Microsoft: Activation shift won't be a pain

Only pirates and their cohorts will bear the brunt of a restrictive update to the Windows Activation plan, the software maker promises.

Robert Lemos Staff Writer, CNET News.com
Robert Lemos
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Robert Lemos
2 min read
Microsoft's plan to halt some Net activation for Windows kicked in Monday, with the software maker assuring customers that the antipiracy measure will not prove a problem for legitimate users.

As reported earlier, the updated program calls for the top 20 PC makers to activate Windows XP on every system before it ships. If a customer has to reinstall the operating system, as long as they use the restore disks from the original equipment manufacturer (OEM), activation will be automatic, said Keith Beeman, director of worldwide license compliance for Microsoft.

"For users of genuine Windows who have gotten Windows from one of the larger OEMs or smaller OEMs, it should be zero impact," he said.

The change is the latest attempt by Microsoft to target software pirates who try to sell stolen copies of Windows XP or the certificates of authenticity that mark the software as legitimate. The company has a plan to check that people's operating systems are properly licensed before allowing them to download certain updates. The plan, known as the Windows Genuine Advantage initiative, was introduced in January.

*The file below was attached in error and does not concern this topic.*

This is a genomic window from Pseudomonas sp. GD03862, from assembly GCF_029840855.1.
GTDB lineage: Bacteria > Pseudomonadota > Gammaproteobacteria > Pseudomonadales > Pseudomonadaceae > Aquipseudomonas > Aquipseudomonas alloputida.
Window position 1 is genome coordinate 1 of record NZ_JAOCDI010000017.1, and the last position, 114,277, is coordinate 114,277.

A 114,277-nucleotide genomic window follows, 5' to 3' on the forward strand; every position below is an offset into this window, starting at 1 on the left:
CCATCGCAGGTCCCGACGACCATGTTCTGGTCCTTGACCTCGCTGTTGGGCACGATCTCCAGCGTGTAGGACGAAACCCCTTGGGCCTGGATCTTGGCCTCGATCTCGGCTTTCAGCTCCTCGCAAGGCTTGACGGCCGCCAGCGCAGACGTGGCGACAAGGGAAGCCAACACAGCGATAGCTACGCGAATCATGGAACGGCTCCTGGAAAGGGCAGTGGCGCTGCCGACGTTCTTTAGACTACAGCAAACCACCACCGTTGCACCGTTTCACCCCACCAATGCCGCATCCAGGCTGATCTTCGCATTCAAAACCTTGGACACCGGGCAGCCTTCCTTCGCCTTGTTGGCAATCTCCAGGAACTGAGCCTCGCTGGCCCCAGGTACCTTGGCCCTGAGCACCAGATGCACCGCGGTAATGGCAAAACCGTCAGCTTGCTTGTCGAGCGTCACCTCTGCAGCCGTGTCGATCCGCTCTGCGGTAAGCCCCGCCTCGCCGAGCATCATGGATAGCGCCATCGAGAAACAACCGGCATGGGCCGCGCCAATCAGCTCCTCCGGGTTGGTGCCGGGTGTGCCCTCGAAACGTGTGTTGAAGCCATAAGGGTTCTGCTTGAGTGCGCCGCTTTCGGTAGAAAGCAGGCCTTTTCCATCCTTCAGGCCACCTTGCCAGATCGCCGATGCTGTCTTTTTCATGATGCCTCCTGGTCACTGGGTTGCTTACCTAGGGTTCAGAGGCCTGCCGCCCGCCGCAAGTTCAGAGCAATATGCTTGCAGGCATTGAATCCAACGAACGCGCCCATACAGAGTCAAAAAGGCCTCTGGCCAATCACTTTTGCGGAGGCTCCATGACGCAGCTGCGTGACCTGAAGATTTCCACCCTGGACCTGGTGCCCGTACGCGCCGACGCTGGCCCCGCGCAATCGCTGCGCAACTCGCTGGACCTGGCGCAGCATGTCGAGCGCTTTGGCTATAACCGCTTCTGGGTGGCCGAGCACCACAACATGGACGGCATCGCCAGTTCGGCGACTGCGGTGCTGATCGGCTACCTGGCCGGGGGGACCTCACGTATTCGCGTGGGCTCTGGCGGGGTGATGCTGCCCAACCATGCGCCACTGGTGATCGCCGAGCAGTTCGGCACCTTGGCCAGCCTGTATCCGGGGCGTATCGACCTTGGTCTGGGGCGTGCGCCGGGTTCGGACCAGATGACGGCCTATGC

Microsoft is aiming to cut down on the theft of the certificates of authenticity shipped with every system that has Windows preloaded. Microsoft customers had sometimes had problems because their certificate had been stolen and used to activate pirated copies of the operating system.

"We have had a lot of requests from our resellers to do this," Beeman said. "Many of them are trying to compete with groups that pirate Windows, and thus have an unfair and illegal advantage."

The people who will feel the effect of the program are those who loan their certificates to friends or those who are using a stolen certificate, he said.

"It is not a small number, but what we expect to have happen is the counterfeiters who are using these keys will realize very quickly that those don't work anymore," Beeman said. "They are going to have customers that are unhappy."

In those cases, Windows users will have to contact a Microsoft call center and answer questions from a Microsoft representative. They will, most likely, also be informed that they have a stolen copy of Windows running on their system, Beeman said.

Microsoft plans to extend the program to all its OEMs, he said.